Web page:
What’s really a mess here is that you have to mix up the neutral gauge bosons of two separate symmetry groups, U(1) and SU(2), to get two mixture products which fit observations. There is no reason why this is, and most popular expositions cover up this ad hoc fiddle.

The real solution is quite different. If you look at SU(2), you see that it actually has three massless gauge bosons, which acquire mass at low energy by a separate unobserved mass-giving (Higgs) field.

Instead of adding on U(1) for electromagnetism and having all the problems of electroweak symmetry breaking and the ad hoc Weinberg mixing angle of neutral gauge bosons from the two gauge groups, why not replace the ad hoc Higgs field model with something more predictive and falsifiable, so that at low energy mass is only given to a portion of the gauge bosons of SU(2). This would mean that at low energy, some of the three gauge bosons of SU(2) would remain massless, and would the generate infinite-range electromagnetic and gravitational interactions. The two massless charged gauge bosons could be able to propagate as exchange radiations (in two opposite directions along each path between charges as they are exchanged) because when passing both ways along a path the magnetic field curl of each propagating massless charged component cancels out that of the other, thus overcoming the usual problem with the propagation of charged massless radiation (i.e. magnetic self-inductance). These massless charged gauge bosons respectively produce positive and negative electric fields, and where those fields move relative to an observer you see magnetic fields appear (because the cancellation is then imperfect). The neutral massless gauge boson is not the electromagnetic field quanta, but rather the graviton. I’ve compiled evidence that the idea that gravity is a massless version of the weak neutral current does lead to a lot of falsifiable predictions, some of which have already been confirmed over the last decade.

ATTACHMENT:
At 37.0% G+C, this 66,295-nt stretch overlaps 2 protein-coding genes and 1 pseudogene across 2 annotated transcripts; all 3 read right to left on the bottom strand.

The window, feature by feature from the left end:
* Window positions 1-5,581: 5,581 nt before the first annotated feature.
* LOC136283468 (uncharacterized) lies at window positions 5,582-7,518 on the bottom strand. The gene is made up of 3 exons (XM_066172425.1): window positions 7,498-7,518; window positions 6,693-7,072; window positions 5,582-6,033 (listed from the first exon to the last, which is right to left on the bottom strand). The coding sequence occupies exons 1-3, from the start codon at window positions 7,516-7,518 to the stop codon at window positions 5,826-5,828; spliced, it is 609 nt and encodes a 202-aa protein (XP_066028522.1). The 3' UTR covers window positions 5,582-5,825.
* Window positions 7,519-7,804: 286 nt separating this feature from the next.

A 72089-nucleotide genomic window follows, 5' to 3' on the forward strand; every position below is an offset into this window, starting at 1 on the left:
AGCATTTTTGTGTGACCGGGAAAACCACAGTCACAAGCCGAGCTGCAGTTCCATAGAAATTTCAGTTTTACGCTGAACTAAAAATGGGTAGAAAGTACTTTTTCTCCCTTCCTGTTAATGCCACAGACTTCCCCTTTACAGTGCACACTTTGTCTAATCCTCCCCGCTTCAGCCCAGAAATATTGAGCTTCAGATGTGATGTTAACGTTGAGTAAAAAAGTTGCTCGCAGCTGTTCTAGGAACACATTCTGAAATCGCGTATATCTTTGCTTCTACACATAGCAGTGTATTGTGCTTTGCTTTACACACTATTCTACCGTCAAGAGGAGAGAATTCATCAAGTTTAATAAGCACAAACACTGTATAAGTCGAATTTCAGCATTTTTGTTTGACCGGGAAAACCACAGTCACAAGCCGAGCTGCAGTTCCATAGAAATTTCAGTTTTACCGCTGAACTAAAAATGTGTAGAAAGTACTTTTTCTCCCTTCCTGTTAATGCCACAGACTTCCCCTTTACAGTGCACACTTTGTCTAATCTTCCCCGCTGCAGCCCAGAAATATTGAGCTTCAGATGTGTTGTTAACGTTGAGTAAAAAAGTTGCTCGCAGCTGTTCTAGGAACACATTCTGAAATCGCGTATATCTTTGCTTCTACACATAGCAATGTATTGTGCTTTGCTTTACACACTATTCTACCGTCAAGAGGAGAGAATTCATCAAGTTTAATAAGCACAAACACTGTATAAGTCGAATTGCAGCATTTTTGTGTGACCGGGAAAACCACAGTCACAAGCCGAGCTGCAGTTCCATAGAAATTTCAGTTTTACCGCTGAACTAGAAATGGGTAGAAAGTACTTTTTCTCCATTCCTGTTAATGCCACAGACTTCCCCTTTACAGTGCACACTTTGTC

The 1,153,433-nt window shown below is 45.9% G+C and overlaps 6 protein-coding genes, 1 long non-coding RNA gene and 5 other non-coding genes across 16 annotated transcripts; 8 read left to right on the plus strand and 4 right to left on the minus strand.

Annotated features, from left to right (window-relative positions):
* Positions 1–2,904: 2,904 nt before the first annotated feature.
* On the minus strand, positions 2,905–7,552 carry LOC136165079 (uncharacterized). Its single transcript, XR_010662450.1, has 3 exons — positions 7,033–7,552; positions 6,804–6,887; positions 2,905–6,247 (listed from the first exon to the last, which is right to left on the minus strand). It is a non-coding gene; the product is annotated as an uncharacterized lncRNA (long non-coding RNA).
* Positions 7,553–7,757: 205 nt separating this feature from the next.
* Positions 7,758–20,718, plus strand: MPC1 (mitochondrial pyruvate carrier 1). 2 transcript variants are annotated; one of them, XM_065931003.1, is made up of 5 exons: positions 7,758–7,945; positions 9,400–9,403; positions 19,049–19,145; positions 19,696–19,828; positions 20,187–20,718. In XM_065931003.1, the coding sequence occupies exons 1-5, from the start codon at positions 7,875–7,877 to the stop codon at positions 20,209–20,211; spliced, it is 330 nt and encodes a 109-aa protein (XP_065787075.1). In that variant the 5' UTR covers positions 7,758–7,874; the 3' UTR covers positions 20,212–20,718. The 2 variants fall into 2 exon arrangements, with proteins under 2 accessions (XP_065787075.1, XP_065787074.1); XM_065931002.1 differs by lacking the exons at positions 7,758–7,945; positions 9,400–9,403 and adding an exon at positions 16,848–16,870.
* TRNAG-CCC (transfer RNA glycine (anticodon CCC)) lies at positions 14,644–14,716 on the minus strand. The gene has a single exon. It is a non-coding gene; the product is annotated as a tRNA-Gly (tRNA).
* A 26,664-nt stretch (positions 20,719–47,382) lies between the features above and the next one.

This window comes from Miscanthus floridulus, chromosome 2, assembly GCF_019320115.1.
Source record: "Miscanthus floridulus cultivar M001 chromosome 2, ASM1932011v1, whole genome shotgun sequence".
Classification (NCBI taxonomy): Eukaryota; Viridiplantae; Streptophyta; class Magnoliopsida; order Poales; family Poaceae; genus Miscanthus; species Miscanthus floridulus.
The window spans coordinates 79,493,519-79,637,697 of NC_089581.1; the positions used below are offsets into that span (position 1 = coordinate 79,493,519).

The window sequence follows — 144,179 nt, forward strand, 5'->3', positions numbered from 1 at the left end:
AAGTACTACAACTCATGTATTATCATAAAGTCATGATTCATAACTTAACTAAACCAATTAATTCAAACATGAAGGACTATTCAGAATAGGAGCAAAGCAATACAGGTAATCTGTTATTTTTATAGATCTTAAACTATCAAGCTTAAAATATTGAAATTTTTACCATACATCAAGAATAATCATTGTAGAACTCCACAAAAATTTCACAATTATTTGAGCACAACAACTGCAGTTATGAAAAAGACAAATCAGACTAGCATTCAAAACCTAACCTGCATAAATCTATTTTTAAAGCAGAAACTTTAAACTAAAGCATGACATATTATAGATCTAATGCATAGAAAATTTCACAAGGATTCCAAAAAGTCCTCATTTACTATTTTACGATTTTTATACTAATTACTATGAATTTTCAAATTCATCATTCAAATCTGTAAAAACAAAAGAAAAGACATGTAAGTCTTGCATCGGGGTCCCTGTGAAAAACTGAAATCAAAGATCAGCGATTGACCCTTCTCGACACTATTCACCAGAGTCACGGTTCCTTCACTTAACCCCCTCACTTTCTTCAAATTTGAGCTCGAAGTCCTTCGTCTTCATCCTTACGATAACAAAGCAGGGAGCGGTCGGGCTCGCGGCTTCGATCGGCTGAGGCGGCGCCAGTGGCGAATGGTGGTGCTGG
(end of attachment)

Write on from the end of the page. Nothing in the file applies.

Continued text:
2. dorigo - July 20, 2008

Hi Nige,